Girl-watching is what sets “A&P” in motion, and Sammy provides copious details of the three girls as he watches them walk around the store. Sammy describes each of the girls in turn, noticing the details of their bathing suits, their hairstyles, and their bodies. His interest is explicitly sexual. Sammy appraises the first friend’s “can” and almost becomes faint over Queenie’s breasts. He notices the varied shades of their skin and even analyzes Queenie’s gait. Such detailed observations suggest the extent of Sammy’s rapturous appreciation of beauty as well as the underlying aggression in the male gaze. Sammy’s girl-watching leads to both a warm, imaginative interest in the object of his desire and a darker, more possessive feeling (at one point, Sammy refers to “my girls”). In the end, any possession of the girls Sammy has experienced is revealed to be an illusion. He has watched them, and that is all.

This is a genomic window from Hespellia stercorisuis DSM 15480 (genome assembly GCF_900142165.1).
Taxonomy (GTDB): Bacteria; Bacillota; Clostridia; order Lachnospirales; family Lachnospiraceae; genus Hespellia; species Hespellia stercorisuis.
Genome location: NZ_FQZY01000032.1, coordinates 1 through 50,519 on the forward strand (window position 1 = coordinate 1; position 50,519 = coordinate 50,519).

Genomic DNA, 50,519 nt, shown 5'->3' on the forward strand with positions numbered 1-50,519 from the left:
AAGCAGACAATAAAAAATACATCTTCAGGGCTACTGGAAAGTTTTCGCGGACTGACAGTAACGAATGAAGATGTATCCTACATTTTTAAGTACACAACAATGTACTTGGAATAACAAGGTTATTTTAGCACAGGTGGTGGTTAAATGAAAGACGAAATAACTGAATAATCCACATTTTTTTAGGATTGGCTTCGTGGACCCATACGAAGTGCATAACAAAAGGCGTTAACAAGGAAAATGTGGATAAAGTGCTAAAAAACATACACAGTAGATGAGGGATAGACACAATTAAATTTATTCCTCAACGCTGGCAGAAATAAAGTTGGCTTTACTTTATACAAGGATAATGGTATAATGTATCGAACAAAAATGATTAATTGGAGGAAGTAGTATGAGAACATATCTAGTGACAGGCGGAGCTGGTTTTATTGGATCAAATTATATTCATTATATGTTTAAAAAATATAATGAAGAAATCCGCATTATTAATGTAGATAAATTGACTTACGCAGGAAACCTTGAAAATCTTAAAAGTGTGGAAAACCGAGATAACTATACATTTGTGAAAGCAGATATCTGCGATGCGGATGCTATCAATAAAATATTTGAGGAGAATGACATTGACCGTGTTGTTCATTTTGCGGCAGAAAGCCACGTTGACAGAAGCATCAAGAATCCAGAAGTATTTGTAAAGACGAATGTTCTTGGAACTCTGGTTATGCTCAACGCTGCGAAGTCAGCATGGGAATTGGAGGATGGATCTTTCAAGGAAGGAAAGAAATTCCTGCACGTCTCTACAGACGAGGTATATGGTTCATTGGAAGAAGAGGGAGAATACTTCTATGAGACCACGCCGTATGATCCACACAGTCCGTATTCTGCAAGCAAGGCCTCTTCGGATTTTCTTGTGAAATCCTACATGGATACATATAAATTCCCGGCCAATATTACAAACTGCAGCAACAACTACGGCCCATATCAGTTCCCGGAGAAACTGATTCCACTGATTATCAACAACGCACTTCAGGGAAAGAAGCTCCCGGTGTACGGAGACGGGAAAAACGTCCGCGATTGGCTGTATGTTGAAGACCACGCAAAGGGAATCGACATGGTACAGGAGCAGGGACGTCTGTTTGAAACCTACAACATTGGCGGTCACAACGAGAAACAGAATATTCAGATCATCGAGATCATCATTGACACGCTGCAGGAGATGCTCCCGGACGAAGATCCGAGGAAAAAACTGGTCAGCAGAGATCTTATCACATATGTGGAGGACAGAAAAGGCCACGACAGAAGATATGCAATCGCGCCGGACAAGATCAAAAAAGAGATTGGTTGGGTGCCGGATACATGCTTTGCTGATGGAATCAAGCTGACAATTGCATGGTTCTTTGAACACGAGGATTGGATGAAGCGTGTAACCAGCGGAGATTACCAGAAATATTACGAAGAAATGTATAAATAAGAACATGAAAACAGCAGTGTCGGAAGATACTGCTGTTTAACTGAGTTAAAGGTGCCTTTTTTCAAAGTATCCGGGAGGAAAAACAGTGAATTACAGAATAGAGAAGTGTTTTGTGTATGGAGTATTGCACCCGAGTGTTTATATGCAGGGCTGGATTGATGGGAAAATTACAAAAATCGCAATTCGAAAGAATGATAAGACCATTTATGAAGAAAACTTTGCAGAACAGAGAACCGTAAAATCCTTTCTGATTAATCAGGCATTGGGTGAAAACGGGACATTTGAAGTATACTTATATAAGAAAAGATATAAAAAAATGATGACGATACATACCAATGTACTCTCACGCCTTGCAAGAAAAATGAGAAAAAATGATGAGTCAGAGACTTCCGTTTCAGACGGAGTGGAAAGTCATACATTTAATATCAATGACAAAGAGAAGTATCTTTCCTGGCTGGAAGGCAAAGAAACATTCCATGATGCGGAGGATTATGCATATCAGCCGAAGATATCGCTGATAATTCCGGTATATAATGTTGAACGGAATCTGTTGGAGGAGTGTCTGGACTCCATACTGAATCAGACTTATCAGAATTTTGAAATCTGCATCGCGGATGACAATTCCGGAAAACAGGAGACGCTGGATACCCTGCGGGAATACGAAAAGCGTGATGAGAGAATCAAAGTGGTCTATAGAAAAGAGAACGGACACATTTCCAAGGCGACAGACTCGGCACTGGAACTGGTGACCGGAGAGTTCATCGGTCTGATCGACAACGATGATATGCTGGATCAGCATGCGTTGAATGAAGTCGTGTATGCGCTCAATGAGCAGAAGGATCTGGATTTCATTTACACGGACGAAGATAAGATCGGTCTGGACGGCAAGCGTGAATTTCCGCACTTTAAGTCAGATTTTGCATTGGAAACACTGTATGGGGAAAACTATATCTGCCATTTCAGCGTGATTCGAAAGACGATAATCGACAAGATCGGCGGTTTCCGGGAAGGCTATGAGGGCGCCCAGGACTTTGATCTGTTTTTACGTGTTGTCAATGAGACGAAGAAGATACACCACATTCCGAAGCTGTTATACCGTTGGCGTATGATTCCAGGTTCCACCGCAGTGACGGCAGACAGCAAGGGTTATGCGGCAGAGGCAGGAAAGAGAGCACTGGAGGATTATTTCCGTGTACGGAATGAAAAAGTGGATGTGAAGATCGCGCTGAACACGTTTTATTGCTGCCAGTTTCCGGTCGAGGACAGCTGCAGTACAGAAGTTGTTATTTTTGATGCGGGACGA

Brand names appear throughout “A&P,” setting the story firmly in the postwar period of American prosperity, when a flood of consumer goods hit the markets and advertising became a pervasive force. Updike tries to capture the sense of plenitude in a well-stocked market by referring to “the cat-and-dog-food-breakfast-cereal-macaroni-rice-raisins-seasonings-spreads-spaghetti-soft-drinks-crackers-and-cookies aisle.” But he also tries to convey some of the artificiality inherent in an environment dominated by marketing and branding by focusing on the cheesy labels on all the merchandise. He repeatedly invokes the brand names: Hiho crackers, Diet Delight peaches, Kingfish Fancy Herring Snacks in Pure Sour Cream, and so on. They are all unified under the A&P logo and surrounded by cars such as the Ford Falcon. For better or worse, brands and labels are an important part of the cultural landscape, and their artificiality is one of the things against which Sammy ultimately rebels.
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